Taken in totality, do you think beer is mostly a celebratory, relaxing or destructive agent of humanity?

    That’s tough. We have this choice, don’t we? Personally, I have no problem with alcohol. My mom used to say “Everything in moderation!” and I’d say “That’s why you only take cocaine on Thursdays,” then she’d hit me.

    I think beer and alcohol are a really huge part of human tradition. I think maybe, again, we have the evils of capitalism for what’s going on in the moment. People get under so much pressure they drink themselves stupid, or this sort of cultural binge-drinking. Drinking to get completely smashed is promoted by the beer companies. I always liked really weak beer. In Wales, the beer is really weak so you can have a few beers and then go operate heavy machinery while pregnant.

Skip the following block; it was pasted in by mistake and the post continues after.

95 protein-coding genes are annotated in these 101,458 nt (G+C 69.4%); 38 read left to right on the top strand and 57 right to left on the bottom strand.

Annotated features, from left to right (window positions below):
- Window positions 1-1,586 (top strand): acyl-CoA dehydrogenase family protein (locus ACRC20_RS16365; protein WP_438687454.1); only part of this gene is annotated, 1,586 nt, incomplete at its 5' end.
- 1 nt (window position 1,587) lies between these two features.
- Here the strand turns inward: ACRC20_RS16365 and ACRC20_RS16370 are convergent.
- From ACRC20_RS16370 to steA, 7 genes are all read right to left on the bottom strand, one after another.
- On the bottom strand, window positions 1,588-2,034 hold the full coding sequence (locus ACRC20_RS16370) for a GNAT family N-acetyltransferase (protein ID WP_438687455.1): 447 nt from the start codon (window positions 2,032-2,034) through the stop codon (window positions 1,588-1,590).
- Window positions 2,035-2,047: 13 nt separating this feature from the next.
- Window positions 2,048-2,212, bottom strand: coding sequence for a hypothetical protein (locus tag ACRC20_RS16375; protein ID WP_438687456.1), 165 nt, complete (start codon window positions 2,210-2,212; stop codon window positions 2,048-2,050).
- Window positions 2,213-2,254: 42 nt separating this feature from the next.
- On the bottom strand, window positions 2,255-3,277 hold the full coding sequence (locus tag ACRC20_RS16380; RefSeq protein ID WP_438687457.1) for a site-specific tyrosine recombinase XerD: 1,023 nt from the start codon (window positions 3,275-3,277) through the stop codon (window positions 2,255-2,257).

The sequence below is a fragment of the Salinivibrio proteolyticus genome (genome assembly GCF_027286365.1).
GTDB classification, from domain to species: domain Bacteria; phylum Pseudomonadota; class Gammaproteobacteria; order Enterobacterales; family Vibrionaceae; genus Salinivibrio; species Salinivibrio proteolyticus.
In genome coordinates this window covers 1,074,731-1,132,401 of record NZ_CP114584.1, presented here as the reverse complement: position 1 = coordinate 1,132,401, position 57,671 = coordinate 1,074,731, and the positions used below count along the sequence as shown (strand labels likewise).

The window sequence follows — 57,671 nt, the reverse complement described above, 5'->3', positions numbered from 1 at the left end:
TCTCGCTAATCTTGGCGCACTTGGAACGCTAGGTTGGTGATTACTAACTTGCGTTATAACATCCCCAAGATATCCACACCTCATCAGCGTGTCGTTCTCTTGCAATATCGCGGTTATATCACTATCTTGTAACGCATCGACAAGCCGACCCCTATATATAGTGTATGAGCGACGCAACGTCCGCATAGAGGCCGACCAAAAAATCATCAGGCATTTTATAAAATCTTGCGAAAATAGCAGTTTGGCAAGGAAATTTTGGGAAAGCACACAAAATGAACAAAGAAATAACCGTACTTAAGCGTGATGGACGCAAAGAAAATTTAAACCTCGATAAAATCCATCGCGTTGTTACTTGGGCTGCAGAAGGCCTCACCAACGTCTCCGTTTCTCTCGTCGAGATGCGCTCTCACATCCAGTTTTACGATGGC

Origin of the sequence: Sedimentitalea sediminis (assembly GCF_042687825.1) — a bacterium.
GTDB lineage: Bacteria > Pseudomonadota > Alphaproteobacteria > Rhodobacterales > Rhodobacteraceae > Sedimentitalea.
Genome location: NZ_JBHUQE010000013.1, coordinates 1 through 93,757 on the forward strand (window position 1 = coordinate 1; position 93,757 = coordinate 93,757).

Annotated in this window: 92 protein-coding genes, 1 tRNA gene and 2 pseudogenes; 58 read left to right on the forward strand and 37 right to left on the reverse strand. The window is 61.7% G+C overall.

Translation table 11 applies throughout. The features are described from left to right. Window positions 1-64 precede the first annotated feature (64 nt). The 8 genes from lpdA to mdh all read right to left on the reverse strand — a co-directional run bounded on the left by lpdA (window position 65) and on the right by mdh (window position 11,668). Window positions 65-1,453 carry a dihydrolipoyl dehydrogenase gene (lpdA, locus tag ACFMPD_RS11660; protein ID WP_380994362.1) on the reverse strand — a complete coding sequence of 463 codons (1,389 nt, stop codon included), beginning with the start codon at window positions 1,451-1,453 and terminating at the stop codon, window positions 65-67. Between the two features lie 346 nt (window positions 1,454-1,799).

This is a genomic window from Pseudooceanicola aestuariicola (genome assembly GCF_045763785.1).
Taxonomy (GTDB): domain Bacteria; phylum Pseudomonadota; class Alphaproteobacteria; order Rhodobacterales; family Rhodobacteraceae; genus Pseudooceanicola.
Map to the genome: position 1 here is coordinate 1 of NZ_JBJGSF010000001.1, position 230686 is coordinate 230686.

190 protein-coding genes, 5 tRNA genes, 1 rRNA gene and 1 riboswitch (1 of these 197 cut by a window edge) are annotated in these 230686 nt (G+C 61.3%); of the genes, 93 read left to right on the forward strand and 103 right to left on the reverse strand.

Finally, what would you like your obituary or epitaph to read? What would you like people in future generations to know who you were as a person, regardless of music?

    I’d like for it to say I was the last person to die before they invented the cure for death in pill form. I was the last one to go because I refused to take the pills.

    I don’t know. I’ve never given much thought to how I’d want to be remembered, because quite a lot goes while trying to get through every day. Preserving a space in which I can operate and remain interested in what I do, rather than ground down by natural pressures or worries.